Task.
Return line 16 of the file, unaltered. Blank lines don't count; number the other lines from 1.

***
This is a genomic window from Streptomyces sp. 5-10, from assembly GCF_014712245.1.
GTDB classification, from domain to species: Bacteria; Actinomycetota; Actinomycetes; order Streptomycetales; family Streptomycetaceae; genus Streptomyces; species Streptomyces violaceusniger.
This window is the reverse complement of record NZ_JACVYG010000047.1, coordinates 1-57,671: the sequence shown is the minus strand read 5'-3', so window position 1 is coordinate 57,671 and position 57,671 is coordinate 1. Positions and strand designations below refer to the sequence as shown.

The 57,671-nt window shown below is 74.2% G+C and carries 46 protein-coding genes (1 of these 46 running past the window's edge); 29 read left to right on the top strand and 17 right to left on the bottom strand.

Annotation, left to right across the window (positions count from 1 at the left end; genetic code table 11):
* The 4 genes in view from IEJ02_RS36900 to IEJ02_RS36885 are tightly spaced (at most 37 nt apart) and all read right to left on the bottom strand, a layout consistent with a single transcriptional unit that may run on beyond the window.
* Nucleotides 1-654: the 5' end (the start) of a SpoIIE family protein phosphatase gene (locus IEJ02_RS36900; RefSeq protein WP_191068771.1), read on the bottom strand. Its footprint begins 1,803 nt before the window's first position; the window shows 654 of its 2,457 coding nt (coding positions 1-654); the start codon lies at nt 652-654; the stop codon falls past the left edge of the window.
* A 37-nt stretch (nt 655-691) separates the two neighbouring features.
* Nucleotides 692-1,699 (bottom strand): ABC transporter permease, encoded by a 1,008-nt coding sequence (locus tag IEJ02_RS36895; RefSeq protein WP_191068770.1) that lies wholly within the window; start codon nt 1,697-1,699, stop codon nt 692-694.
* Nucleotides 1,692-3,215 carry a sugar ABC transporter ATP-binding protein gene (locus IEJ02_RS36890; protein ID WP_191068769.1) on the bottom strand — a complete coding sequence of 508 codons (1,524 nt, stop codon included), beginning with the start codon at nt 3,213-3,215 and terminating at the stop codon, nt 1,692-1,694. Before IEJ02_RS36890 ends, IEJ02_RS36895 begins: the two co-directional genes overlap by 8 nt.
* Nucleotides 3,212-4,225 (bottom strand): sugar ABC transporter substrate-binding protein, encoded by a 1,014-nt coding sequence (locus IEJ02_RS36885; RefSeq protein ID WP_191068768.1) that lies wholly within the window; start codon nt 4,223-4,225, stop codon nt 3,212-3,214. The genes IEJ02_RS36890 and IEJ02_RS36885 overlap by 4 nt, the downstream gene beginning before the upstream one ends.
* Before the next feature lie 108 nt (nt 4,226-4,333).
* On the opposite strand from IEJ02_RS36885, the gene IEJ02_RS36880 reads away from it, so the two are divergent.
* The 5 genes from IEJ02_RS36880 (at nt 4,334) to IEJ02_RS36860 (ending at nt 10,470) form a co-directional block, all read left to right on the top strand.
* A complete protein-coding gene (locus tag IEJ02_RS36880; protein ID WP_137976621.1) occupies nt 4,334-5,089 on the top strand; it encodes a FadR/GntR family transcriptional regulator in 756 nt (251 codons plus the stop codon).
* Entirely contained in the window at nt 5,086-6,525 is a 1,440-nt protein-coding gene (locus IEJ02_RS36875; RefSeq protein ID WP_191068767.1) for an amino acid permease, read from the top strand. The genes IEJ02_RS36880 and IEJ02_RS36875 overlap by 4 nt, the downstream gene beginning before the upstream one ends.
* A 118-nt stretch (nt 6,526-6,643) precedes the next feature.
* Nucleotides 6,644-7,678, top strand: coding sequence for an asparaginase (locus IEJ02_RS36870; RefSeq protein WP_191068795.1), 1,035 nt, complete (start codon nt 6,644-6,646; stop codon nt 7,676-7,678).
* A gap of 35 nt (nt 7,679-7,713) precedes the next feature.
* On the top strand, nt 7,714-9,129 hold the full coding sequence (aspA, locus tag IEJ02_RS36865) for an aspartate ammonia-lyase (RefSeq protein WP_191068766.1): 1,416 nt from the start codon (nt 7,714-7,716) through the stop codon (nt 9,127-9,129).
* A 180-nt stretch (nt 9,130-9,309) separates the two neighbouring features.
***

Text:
* Entirely contained in the window at nt 5,086-6,525 is a 1,440-nt protein-coding gene (locus IEJ02_RS36875; RefSeq protein ID WP_191068767.1) for an amino acid permease, read from the top strand. The genes IEJ02_RS36880 and IEJ02_RS36875 overlap by 4 nt, the downstream gene beginning before the upstream one ends.